Is there anything more satisfying than receiving your first pay cheque at a new job? Maybe not, but a first pay cheque can come with its own unique problems. Individuals occasionally find anomalies when receiving their first pay cheque, which can be potentially upsetting. The best way to prevent this is to have, at least, a basic understanding of the taxation system in the United Kingdom (UK).
This will have the superficial benefit of allowing you to understand what your pay cheque actually entails, but additionally aid you in budgeting and planning for your future. Here you will find a few frequently asked question which should help you understand your monthly pay cheque.
What is the difference between Net Income and Gross Income?
Net Income is income following tax and deductions, whereas Gross Income is prior to this. When understanding how much money you actually have in your pocket, Net Income is what you should be looking at.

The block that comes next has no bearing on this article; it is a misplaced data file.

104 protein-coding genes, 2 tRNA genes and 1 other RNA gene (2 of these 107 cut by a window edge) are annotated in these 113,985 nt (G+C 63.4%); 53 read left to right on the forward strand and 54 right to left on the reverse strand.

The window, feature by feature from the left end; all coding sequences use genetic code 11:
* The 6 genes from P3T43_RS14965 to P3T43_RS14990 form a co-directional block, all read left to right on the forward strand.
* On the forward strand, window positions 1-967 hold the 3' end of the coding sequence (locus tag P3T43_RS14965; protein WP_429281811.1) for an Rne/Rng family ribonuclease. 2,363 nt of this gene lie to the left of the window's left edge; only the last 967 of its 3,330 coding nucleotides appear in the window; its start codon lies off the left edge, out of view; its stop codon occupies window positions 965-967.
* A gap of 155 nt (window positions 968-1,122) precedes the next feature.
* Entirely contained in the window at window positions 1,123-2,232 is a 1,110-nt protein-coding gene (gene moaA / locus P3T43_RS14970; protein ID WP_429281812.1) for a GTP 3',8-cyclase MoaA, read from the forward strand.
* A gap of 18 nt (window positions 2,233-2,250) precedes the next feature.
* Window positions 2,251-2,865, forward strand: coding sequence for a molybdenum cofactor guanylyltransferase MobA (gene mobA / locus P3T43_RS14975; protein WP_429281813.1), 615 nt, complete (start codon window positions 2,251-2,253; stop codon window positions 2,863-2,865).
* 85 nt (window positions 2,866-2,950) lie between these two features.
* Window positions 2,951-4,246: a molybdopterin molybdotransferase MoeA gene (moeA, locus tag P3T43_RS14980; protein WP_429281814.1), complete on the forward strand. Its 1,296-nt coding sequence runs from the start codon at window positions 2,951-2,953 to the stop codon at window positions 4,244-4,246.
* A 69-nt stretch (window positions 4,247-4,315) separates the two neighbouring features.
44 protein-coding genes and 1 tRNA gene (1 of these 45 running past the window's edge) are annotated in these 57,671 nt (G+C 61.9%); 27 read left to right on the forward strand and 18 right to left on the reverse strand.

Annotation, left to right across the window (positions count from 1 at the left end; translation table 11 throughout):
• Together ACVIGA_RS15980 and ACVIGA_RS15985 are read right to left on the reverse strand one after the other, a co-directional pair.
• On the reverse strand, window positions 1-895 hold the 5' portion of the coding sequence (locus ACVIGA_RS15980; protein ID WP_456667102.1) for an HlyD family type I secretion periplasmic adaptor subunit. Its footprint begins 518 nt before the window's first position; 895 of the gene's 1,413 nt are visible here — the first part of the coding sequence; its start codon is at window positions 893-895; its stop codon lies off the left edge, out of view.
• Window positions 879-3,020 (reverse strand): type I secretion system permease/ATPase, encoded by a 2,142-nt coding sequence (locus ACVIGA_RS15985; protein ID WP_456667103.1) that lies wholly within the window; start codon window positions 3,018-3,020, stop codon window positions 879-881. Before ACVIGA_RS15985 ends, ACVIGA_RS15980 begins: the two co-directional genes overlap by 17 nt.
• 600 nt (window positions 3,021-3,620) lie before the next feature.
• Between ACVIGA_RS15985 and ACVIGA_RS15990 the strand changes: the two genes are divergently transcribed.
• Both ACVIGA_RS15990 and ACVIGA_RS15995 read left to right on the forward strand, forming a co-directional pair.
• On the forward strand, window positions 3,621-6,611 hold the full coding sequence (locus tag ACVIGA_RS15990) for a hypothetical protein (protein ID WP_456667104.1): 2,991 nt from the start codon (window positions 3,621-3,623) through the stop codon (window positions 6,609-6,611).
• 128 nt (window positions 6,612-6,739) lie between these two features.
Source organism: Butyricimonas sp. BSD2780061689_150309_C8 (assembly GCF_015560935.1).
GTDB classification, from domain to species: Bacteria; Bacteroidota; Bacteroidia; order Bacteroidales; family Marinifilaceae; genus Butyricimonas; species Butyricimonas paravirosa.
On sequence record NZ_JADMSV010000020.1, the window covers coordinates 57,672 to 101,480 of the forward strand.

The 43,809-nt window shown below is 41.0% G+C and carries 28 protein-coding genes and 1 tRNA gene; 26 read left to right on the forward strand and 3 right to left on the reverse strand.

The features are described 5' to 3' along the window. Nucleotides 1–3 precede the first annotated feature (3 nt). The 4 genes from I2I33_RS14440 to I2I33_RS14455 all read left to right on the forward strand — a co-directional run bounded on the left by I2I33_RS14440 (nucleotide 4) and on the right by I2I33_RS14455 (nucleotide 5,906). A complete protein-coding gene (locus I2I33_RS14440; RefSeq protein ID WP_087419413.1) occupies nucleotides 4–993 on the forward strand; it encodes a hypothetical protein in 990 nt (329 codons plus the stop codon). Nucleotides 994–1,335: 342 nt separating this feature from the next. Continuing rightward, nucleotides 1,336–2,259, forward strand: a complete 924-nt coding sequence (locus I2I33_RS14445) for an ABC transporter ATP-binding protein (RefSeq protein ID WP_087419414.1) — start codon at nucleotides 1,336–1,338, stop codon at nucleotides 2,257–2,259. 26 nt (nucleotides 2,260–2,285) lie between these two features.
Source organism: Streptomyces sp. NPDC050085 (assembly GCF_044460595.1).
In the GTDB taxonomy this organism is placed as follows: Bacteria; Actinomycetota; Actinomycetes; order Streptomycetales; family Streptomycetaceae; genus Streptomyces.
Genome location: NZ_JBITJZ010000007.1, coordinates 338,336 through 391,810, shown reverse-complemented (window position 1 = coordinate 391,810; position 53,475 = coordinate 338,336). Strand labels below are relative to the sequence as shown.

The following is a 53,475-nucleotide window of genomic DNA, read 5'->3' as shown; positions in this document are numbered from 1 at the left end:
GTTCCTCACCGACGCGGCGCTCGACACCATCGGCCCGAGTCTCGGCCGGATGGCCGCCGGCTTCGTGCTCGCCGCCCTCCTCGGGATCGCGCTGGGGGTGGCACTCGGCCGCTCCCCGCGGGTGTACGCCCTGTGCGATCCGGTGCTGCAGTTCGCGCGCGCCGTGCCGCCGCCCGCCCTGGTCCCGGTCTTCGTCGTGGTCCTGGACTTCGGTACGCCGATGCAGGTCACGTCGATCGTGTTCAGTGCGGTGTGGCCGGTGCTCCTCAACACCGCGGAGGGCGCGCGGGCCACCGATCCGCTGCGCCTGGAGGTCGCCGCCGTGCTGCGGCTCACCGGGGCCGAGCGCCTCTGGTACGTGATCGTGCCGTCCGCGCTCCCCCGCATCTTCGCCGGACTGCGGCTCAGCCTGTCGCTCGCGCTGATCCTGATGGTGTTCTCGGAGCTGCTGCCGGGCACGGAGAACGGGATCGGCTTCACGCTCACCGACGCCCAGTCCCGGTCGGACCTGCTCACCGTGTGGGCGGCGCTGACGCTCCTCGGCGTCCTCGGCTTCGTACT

Why am I paying National Insurance contributions?
National Insurance is another term you will see on a pay cheque. In the UK, this is the compulsory way that the employees and employers provide state assistance to contribute to a social safety net, to the benefit of the ill, unemployed and retired.
What is a Tax Code?
Your Tax Code enables your employer to work out how much tax to deduct from your pay each month depending on how much you earn. Made up of numbers and letters, your tax code is unique to you and helps determines how much you pay in tax through factors such as your salary and your living arrangements.
What is my personal allowance?
Your personal allowance depends on a few different factors including your age and your salary. If you were born after the 5th April 1948 and you earn under £100,000 a year, your personal, tax free allowance is £10,000. This means the amount you take home tax-free, anything you earn after this bracket will be taxed.
It is very important to understand how your pay is calculated, as it enables you to properly assess what is going on with your finances and income, and to budget accordingly. If you have just started a new job and want to find out what to expect from your first pay cheque, it is always useful to use a tax calculator to allow you to effectively determine what you ought to be paying and why.
For more information on your pay cheque:
Understanding the basics of Tax Codes: http://www.hmrc.gov.uk/incometax/codes-basics.htm
What is National Insurance? : https://www.gov.uk/national-insurance/overview
Tax calculator: http://www.gocompare.com/money/tax-calculator